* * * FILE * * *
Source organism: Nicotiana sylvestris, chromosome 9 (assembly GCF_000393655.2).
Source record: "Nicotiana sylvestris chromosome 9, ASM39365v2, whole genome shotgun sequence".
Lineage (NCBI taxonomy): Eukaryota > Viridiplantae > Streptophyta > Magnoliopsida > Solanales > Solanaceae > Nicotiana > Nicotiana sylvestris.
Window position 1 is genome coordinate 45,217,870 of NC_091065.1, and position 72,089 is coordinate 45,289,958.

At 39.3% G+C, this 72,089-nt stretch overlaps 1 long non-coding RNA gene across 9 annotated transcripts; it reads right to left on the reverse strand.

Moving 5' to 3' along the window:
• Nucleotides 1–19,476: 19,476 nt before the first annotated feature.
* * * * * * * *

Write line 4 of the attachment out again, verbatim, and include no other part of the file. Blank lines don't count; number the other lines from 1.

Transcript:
Window position 1 is genome coordinate 45,217,870 of NC_091065.1, and position 72,089 is coordinate 45,289,958.